What is known? And how do we come to know it? These are the primary points of focus for metaphysics and epistemology, respectively. Here, in one of the classic works of early-modern empiricist philosophy, John Locke (1632-1704) attempts to answer these basic human questions by moving away from the rationalist notion of innate ideas to establish the concept of the tabula rasa in which the mind is initially impressed with ideas through perception of the external world of substance. The formation of basic ideas through the perception of primary and secondary qualities, and the more sophisticated development of concepts, is discussed as Locke departs from a purely mental view of knowledge to ground what we know in the firmer soil of empirical observation and in the mind's ability to interrelate ideas from perception. The careful reasoning of Locke's Essay has made it an enduring part of the history of of Western philosophy.
About the Author
JOHN LOCKE was born August 29, 1632, in Somerset, England, the son of landed English gentry. He entered Christ Church College of Oxford University in 1652 and passed through the academic ranks quite uneventfully, later assuming a teaching post at the university. To escape ordination in the Church of England—a natural bureaucratic step toward university promotion—Locke took up the study of medicine and was transported into a new world of "natural philosophy" in which he associated with powerful scientific minds like that of Robert Boyle.
It was through his concern for the authority of the state in religious matters and the Natural Law used to support it that Locke became interested in the role of Natural Law in experience—a curiosity that led him to philosophy, and more particularly to epistemology, as an avocation. Add to his interest in Natural Law the sociopolitical climate of seventeenth-century England—steeped in violent civil war, counter-revolution, restoration, deposition of the monarchy and the subsequent Parliamentary rule, and the eventual restoration of the monarchy late in the century—along with an intellectual stage dominated by the authoritarianism of Thomas Hobbes's Leviathan, and one can begin to sense the pressures at work on Locke.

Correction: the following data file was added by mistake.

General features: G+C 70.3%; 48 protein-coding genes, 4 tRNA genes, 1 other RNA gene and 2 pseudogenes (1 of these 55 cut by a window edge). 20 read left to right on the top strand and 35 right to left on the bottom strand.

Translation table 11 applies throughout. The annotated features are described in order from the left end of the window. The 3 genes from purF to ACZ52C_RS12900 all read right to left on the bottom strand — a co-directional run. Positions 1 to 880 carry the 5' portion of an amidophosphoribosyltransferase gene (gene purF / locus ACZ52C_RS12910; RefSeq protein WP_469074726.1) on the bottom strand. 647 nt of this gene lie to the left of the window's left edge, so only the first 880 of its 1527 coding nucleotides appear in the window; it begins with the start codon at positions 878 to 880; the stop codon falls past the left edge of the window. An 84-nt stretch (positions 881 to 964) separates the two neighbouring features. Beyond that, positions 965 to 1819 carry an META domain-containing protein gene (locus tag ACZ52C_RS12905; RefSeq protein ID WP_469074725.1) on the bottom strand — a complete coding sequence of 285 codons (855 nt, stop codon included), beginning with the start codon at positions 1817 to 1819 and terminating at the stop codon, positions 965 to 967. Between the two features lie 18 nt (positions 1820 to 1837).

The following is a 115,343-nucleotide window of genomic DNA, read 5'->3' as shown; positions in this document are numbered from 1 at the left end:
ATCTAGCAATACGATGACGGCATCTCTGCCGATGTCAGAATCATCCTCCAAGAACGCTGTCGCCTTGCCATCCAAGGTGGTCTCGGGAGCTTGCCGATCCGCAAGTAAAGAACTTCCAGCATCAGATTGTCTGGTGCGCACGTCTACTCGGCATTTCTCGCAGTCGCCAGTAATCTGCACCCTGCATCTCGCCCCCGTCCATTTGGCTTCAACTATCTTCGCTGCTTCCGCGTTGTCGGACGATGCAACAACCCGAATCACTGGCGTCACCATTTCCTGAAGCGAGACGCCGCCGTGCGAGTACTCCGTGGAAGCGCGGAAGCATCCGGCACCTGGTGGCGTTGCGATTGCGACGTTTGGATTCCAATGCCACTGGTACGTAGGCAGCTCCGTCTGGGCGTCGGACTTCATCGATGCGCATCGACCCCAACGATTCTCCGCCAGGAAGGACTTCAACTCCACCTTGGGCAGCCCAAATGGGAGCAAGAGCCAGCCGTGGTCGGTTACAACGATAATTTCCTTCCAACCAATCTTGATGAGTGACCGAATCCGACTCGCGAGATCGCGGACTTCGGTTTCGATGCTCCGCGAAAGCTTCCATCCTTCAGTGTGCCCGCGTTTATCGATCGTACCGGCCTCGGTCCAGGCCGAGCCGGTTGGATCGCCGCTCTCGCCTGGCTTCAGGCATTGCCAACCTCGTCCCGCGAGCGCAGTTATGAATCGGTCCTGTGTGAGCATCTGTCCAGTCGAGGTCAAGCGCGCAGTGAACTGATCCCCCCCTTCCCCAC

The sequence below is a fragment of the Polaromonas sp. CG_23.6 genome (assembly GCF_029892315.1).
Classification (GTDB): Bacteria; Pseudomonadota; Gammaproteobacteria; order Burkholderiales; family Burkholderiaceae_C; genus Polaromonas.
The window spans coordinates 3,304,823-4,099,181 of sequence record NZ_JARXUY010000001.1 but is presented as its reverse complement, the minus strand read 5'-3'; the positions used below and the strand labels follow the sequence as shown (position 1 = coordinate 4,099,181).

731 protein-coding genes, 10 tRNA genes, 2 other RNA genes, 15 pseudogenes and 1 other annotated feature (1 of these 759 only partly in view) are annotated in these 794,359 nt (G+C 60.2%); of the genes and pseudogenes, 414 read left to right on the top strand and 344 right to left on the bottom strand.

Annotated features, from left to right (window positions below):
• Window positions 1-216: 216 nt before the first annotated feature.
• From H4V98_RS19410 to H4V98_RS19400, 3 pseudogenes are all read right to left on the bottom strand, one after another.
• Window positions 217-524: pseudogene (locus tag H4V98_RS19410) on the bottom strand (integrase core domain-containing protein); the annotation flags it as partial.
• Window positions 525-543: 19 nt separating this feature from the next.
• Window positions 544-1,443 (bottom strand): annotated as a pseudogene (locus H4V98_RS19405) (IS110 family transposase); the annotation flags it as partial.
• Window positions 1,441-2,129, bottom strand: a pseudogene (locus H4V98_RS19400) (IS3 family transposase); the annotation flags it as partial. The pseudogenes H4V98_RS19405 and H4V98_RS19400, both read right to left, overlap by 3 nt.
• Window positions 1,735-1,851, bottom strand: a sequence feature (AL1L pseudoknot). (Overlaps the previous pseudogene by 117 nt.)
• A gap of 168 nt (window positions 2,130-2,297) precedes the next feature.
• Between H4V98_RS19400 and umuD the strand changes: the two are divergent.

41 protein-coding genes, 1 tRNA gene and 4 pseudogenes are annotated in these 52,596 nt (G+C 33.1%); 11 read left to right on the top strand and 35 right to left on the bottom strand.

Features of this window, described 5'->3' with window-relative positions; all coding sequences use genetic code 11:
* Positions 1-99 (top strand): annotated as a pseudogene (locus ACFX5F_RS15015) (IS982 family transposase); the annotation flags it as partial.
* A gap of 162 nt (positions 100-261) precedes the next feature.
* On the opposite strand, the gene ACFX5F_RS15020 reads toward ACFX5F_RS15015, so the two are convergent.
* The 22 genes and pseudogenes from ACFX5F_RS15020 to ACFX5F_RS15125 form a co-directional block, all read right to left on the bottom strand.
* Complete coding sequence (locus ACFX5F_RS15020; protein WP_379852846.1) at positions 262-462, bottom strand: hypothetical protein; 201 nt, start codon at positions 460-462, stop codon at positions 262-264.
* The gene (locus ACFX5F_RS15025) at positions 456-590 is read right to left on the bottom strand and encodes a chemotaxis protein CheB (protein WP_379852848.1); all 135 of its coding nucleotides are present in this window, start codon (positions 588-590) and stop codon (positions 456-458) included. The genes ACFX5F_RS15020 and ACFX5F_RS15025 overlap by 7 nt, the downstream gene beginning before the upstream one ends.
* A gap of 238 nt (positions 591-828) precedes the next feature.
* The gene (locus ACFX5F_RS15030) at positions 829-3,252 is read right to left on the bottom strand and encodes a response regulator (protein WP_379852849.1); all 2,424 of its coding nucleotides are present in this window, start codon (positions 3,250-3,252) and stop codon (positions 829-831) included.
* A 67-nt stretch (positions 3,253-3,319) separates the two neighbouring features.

After accepting a brief diplomatic mission to Madrid in 1665, Locke retreated to his teaching and medical experiments. His real political education was to come quite by accident as a result of an association with the first Earl of Shaftesbury, a wealthy and extremely powerful figure who had survived the vicissitudes of England's political turbulence. Initially employed as the Earl's medical advisor, Locke later became a permanent member of the household. It was here under the skillful tutelage of Shaftesbury that Locke matured as a social philosopher. The political intrigues in which the Earl was engaged caused Locke to be exiled, though he later returned to England after the Glorious Revolution that saw William and Mary placed on the English throne in 1688.
Locke's famous Two Treatises of Government, of which the second is most widely read, are an outgrowth of his original political proclivities, the sociopolitical chaos plaguing England during his lifetime, and his association with the Earl of Shaftesbury. Locke's dedication to individual liberty, government by consent, the social contract, and the right to revolt against governments that endanger the rights of citizens, has made him one of the most important political thinkers of the past four centuries. His legacy will live on as long as there are people fighting for freedom. He died in Oates, England, on October 28, 1704.
Some of John Locke's major works include: A Letter for Toleration (1689), Two Treatises of Government (1690), An Essay Concerning Human Understanding (1693), Some Thoughts Concerning Education (1693), and The Reasonableness of Christianity (1695).